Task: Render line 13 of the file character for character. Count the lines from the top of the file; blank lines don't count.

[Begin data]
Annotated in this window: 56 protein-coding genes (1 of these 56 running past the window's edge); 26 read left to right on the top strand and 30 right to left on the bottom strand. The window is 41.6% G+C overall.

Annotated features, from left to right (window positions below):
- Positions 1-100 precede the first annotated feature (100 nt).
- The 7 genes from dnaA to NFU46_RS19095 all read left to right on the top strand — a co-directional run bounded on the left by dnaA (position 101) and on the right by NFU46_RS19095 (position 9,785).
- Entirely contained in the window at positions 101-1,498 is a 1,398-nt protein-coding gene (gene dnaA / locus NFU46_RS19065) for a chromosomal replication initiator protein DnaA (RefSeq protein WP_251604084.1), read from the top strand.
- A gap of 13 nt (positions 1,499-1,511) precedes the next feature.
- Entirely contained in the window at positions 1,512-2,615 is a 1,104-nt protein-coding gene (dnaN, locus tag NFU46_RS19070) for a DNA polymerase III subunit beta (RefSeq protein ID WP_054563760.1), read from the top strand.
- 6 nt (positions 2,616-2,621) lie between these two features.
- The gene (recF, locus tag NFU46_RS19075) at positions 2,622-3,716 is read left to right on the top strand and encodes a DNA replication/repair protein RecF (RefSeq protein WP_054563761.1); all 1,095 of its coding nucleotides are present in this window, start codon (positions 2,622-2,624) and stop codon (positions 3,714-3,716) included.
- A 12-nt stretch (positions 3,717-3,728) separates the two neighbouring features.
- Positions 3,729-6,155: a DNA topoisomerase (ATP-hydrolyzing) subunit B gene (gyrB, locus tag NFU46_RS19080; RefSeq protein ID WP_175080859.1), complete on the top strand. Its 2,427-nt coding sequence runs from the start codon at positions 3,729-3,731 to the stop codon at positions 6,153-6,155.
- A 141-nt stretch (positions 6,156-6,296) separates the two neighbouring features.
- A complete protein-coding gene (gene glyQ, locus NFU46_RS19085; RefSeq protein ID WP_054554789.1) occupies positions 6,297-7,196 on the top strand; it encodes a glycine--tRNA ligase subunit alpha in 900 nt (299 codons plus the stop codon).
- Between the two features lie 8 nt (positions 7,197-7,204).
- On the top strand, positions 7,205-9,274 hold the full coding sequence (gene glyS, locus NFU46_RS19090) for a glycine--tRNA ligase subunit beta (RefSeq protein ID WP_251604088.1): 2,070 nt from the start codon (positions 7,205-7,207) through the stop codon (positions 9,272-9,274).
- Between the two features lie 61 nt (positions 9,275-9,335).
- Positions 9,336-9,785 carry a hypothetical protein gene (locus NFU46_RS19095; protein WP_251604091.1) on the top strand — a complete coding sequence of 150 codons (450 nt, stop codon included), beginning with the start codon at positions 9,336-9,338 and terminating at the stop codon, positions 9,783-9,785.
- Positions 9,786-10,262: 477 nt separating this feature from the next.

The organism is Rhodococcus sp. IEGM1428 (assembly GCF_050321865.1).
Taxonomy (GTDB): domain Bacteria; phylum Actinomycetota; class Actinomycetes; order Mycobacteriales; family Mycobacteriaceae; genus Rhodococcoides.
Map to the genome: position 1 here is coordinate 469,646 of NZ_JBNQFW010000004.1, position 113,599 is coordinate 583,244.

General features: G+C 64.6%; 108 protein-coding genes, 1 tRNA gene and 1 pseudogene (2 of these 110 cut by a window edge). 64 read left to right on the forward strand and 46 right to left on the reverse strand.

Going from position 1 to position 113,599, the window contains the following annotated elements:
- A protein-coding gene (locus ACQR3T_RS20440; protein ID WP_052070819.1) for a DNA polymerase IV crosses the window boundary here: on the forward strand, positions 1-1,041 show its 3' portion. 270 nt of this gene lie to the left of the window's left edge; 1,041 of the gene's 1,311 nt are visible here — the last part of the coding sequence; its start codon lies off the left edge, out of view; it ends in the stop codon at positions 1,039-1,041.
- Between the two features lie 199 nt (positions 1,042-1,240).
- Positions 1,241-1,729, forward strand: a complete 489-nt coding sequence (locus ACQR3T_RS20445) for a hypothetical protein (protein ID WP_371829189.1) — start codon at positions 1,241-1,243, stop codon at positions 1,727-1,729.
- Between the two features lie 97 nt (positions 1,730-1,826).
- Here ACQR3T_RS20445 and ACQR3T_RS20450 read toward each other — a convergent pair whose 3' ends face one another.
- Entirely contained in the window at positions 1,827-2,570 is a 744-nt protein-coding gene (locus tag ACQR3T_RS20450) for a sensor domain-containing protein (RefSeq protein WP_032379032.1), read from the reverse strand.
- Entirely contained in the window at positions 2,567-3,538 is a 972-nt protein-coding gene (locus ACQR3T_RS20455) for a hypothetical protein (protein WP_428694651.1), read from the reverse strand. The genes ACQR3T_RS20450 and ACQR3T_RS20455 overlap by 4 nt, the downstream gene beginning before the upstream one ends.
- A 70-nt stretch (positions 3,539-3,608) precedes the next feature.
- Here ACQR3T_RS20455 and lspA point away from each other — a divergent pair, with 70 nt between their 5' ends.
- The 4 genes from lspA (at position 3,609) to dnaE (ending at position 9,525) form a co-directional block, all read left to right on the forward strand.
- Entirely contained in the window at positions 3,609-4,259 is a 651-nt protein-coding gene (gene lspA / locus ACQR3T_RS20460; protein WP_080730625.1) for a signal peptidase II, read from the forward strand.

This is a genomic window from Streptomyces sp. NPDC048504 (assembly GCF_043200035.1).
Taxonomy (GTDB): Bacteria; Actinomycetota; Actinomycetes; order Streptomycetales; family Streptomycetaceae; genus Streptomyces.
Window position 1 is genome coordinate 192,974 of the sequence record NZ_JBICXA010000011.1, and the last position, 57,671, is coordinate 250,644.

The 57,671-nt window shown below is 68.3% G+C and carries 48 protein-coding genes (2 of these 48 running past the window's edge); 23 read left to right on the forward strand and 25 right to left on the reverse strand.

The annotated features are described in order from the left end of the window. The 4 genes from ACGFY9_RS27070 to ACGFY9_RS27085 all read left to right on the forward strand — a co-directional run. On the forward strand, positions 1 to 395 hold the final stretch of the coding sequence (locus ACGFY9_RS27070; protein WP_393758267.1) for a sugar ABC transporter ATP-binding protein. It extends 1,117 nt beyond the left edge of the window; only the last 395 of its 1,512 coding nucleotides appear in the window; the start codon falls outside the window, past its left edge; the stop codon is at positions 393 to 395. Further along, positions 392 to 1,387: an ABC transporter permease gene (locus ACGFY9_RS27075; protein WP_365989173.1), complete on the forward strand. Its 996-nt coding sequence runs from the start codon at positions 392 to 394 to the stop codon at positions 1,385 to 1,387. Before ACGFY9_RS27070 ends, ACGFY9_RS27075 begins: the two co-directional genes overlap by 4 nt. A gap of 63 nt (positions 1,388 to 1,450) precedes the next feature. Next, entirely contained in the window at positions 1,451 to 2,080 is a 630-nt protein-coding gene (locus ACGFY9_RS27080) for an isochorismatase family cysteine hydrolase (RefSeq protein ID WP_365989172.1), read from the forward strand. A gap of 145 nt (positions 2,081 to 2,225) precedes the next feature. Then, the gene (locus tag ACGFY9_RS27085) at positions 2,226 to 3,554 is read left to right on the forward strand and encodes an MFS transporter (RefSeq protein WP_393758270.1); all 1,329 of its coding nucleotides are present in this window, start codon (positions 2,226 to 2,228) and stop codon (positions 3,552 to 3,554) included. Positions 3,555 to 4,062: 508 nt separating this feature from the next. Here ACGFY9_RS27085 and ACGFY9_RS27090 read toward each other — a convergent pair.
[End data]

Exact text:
- A complete protein-coding gene (gene glyQ, locus NFU46_RS19085; RefSeq protein ID WP_054554789.1) occupies positions 6,297-7,196 on the top strand; it encodes a glycine--tRNA ligase subunit alpha in 900 nt (299 codons plus the stop codon).